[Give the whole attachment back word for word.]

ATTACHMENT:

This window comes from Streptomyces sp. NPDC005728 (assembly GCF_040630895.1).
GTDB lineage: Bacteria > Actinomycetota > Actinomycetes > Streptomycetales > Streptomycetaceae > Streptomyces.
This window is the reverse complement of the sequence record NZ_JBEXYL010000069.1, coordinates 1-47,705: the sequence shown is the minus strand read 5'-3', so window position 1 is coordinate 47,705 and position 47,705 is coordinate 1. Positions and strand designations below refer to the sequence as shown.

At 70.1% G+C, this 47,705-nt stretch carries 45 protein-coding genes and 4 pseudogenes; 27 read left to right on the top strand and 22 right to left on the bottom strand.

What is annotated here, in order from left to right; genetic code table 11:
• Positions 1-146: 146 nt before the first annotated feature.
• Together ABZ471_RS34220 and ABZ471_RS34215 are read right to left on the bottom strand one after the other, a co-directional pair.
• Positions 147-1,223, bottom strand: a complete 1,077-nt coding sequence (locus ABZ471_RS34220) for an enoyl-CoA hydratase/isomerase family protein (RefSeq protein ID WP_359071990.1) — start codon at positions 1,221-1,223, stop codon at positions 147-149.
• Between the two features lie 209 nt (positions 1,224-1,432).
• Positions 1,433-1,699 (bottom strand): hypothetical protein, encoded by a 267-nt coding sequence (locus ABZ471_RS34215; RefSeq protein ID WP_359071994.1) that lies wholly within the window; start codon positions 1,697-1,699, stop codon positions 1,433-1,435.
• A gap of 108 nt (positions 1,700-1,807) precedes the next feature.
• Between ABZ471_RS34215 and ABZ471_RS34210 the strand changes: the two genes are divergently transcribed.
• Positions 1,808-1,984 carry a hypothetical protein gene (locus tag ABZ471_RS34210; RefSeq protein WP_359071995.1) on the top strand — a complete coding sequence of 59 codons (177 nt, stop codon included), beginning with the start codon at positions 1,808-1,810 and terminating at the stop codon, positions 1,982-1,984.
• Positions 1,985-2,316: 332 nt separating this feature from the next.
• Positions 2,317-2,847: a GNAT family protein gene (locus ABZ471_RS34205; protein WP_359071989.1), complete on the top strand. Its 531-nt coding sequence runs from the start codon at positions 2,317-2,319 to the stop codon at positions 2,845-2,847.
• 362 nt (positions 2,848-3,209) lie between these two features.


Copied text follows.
This window comes from Streptomyces sp. NPDC005728 (assembly GCF_040630895.1).
GTDB lineage: Bacteria > Actinomycetota > Actinomycetes > Streptomycetales > Streptomycetaceae > Streptomyces.
This window is the reverse complement of the sequence record NZ_JBEXYL010000069.1, coordinates 1-47,705: the sequence shown is the minus strand read 5'-3', so window position 1 is coordinate 47,705 and position 47,705 is coordinate 1. Positions and strand designations below refer to the sequence as shown.

At 70.1% G+C, this 47,705-nt stretch carries 45 protein-coding genes and 4 pseudogenes; 27 read left to right on the top strand and 22 right to left on the bottom strand.

What is annotated here, in order from left to right; genetic code table 11:
• Positions 1-146: 146 nt before the first annotated feature.
• Together ABZ471_RS34220 and ABZ471_RS34215 are read right to left on the bottom strand one after the other, a co-directional pair.
• Positions 147-1,223, bottom strand: a complete 1,077-nt coding sequence (locus ABZ471_RS34220) for an enoyl-CoA hydratase/isomerase family protein (RefSeq protein ID WP_359071990.1) — start codon at positions 1,221-1,223, stop codon at positions 147-149.
• Between the two features lie 209 nt (positions 1,224-1,432).
• Positions 1,433-1,699 (bottom strand): hypothetical protein, encoded by a 267-nt coding sequence (locus ABZ471_RS34215; RefSeq protein ID WP_359071994.1) that lies wholly within the window; start codon positions 1,697-1,699, stop codon positions 1,433-1,435.
• A gap of 108 nt (positions 1,700-1,807) precedes the next feature.
• Between ABZ471_RS34215 and ABZ471_RS34210 the strand changes: the two genes are divergently transcribed.
• Positions 1,808-1,984 carry a hypothetical protein gene (locus tag ABZ471_RS34210; RefSeq protein WP_359071995.1) on the top strand — a complete coding sequence of 59 codons (177 nt, stop codon included), beginning with the start codon at positions 1,808-1,810 and terminating at the stop codon, positions 1,982-1,984.
• Positions 1,985-2,316: 332 nt separating this feature from the next.
• Positions 2,317-2,847: a GNAT family protein gene (locus ABZ471_RS34205; protein WP_359071989.1), complete on the top strand. Its 531-nt coding sequence runs from the start codon at positions 2,317-2,319 to the stop codon at positions 2,845-2,847.
• 362 nt (positions 2,848-3,209) lie between these two features.